Real world crises have a way of shaking up the intellectual foundations of policy disciplines. Elements of received wisdom are undermined, while certain heterodox or less mainstream views are seen as more valid or important than had been widely recognized. The financial crisis of 2007-2009 was no exception. Some ideas, such as the efficient markets hypothesis, have taken some hits, as others have risen to prominence. An example of the latter is the view that financial stability must be an explicit economic policy goal. A corollary of this view is that a "macroprudential" perspective-generally characterized as focused on the financial system as a whole as opposed to the well-being of individual firms-should be added to traditional prudential regulation.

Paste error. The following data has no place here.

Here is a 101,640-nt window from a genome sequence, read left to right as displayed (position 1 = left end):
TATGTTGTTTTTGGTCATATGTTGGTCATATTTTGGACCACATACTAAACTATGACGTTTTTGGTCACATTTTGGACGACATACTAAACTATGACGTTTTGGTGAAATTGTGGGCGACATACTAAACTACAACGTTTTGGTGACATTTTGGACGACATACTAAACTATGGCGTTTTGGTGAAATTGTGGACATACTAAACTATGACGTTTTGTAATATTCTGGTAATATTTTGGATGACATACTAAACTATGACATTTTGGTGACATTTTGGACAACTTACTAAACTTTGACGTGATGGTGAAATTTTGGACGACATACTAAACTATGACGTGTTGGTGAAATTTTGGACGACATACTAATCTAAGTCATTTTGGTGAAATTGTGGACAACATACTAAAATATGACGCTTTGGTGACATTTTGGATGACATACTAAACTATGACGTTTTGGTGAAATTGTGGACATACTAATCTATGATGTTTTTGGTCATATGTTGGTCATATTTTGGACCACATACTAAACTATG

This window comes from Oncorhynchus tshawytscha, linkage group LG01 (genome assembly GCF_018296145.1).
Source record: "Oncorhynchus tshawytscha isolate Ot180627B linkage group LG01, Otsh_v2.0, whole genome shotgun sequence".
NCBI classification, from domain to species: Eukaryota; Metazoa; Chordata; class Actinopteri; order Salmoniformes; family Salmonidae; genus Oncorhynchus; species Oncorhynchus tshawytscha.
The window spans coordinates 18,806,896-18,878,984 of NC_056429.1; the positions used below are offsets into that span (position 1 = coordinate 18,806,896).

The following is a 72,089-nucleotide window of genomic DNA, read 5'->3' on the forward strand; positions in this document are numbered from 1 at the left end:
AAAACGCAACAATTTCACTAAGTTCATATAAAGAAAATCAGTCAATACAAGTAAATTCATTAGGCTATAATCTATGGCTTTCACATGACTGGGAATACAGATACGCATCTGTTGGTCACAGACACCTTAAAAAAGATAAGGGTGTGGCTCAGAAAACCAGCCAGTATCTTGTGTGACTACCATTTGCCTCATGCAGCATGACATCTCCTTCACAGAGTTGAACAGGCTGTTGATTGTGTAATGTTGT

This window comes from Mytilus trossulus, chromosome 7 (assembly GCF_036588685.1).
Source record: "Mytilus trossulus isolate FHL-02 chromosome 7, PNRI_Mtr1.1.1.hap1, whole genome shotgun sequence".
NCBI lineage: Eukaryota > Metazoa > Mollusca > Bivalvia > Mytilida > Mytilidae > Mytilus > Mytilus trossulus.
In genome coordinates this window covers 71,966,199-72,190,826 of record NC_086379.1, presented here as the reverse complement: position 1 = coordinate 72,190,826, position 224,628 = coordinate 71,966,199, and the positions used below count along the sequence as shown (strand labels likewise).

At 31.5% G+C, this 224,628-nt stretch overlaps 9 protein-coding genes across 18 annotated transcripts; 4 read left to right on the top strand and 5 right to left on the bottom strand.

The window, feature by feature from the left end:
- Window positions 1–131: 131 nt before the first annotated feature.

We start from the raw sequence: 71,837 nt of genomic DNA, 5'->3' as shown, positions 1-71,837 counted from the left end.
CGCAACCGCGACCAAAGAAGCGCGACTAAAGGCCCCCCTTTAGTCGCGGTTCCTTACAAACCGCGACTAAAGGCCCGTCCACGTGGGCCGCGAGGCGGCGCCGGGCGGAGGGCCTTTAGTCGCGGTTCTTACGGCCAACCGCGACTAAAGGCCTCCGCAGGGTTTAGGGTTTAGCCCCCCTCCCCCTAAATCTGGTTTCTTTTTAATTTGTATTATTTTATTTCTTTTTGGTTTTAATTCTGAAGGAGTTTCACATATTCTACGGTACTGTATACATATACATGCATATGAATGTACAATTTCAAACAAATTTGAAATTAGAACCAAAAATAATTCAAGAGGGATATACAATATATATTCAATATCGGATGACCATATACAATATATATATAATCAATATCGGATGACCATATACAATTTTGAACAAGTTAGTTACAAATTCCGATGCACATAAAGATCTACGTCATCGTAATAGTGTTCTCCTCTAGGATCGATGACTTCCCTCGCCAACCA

Daniel K. Tarullo,
Yale J. on Reg.
Available at: http://digitalcommons.law.yale.edu/yjreg/vol31/iss3/2